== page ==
The Venice Biennale 2017 series offers previews of curatorial and artistic projects presented in the context of this year’s biennial art event.
Dublin-based artist Jesse Jones will be Ireland’s representative at the Venice Biennale 2017. Her work, titled ‘Tremble Tremble’, attempts to address the rise of current social movements in Ireland.
Jones’ practice crosses the media of film, performance and installation and, for her exhibition at the Biennale, she proposes the return of the witch as a feminist archetype, who has the ability to alter reality. Often working in collaborative structures, she explores how historical culture may hold resonance in our current social and political experiences. Berlin Art Link caught up with Jesse Jones to get her take on the role of witches, the state, the church and the law within contemporary society.
Lisa Birch: How will the national pavilion at the Venice Biennale act as a site of ‘alternative law’, as you describe it?
Jesse Jones: In the artwork I have made for the Irish Pavilion, I’ve thought about the idea that a National Pavilion is a sort of cultural arm of the state, therefore it could be the site to pose a fictional alternative to the law. ‘Tremble Tremble’ proposes a superseding law that I have devised, called “Utera Gigantae”. The artwork proposes that an older law than the law of the state might reside in the body itself. This older law aims to turn the body into the site of political agency, rather than continuing the current legal reality of a woman’s body being controlled by the constitution in Ireland.
LB: Your work is entitled ‘Tremble Tremble’ and is inspired by the 1970s Italian Wages for Housework movement, but the work itself is influenced by current political shifts in Ireland, which have seen demands for a transformation between the relationship of church and state. How do you feel these two quite separate progressions are intertwined?
JJ: I feel that they are definitely connected in terms of a political consciousness and the continuous thinking of the Left: the Italian Left, in particular, where its feminist movement has made its mark on the kinds of political thinking that is influencing Ireland and elsewhere. One of the most significant points of departure for ‘Tremble Tremble’ is the work of Silvia Federici, an amazing activist and writer whose work, such as ‘Caliban and the Witch’, is influencing a new generation of anti-capitalist feminists. Federici was involved with the Wages for Housework movement in the 1970s, and it was in reading her work on the structures of capital that I discovered how the home, the family and the role of women in society are all connected. These political systems of control allow us to understand why something like abortion (which was legalised in so many European countries decades before) is still illegal in Ireland today, through the complex relations between the church, state and capitalism, and our arrival at modernity through the process of being the colonised subject. In a way, the current feminist movement in Ireland has now reached this historical impasse between the state and possibilities of freedom and autonomy that might have dominated social movements in Europe after the 1960s. I would argue that, because of our very special relationship with colonialism, we are arriving at that possibility today. Therefore, it is vital to make historical comparisons and link to struggles that can inspire and inform our rising, contemporary feminist movement.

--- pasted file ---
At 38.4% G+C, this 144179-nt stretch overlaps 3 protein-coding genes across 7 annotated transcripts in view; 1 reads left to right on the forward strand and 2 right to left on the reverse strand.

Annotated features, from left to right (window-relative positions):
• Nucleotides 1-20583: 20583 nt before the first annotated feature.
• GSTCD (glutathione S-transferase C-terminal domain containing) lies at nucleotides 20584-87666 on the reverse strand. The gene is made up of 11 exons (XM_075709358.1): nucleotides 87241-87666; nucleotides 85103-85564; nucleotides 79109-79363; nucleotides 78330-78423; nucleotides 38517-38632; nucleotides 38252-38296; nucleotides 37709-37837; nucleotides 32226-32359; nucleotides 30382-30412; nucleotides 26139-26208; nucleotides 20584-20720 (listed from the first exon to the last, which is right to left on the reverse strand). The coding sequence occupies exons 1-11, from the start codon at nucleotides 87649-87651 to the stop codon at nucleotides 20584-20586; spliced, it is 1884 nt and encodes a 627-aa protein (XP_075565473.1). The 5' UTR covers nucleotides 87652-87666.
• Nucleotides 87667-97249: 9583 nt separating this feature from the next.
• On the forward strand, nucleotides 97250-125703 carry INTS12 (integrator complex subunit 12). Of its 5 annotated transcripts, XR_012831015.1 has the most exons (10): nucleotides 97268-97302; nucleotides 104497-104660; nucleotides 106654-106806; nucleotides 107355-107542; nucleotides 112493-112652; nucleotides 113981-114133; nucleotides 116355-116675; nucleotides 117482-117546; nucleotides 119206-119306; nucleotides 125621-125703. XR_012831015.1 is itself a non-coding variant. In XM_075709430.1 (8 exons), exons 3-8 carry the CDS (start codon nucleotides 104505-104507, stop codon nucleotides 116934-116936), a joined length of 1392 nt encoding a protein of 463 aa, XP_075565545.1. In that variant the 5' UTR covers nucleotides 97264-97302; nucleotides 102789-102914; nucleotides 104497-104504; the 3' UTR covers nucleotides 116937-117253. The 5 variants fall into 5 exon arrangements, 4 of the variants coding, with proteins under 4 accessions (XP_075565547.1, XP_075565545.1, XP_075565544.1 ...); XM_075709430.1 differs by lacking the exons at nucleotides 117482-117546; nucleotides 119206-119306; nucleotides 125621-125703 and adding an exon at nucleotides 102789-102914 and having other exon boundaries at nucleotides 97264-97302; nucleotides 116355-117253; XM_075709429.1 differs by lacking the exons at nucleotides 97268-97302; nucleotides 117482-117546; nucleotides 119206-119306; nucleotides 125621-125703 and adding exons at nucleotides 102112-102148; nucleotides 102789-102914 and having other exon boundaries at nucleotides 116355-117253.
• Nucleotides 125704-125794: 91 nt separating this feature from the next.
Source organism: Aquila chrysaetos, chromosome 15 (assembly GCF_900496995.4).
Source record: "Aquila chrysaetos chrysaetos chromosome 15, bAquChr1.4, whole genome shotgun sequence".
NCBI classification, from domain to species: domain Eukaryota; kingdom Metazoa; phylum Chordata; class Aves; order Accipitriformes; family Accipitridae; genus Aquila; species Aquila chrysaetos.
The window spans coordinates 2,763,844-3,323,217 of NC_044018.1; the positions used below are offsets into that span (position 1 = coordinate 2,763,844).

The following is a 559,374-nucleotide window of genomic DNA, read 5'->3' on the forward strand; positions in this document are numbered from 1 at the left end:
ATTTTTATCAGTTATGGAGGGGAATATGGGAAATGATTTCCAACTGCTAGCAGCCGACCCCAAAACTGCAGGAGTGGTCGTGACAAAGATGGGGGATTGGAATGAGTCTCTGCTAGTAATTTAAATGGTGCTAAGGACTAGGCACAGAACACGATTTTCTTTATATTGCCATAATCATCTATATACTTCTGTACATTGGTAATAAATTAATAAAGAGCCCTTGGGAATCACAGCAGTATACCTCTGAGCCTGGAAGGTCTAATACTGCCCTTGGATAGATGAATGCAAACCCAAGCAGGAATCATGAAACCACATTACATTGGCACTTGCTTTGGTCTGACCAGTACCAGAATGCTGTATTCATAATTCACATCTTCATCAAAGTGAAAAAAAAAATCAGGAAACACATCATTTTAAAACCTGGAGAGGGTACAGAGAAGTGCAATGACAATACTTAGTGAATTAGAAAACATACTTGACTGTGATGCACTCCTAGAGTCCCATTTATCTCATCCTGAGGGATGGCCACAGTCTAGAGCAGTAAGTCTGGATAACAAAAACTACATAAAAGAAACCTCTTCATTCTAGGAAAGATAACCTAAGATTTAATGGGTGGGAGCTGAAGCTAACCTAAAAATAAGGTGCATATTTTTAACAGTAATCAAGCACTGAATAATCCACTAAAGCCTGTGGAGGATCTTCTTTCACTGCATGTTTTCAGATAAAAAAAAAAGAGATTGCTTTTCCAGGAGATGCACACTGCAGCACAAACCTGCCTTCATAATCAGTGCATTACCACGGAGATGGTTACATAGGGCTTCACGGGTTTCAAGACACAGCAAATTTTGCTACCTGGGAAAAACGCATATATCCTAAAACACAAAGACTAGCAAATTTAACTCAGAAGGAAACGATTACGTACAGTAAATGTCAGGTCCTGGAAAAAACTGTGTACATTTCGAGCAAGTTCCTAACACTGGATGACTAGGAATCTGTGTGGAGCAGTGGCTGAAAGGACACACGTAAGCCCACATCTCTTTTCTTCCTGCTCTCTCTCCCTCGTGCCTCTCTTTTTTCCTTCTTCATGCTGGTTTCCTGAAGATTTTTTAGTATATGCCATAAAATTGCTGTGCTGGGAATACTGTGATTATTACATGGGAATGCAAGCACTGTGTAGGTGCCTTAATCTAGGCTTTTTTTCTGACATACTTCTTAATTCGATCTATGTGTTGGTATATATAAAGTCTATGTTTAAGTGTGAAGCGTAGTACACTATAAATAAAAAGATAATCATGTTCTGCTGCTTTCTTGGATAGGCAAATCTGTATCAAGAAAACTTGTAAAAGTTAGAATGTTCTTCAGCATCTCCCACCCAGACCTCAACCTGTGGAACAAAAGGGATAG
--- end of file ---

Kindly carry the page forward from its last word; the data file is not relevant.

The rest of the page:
LB: Your work explores historical instances of communal culture and how they hold resonance in our current social and political experiences. In which ways can you see that the law has influence over what is considered to be socially acceptable throughout different generations?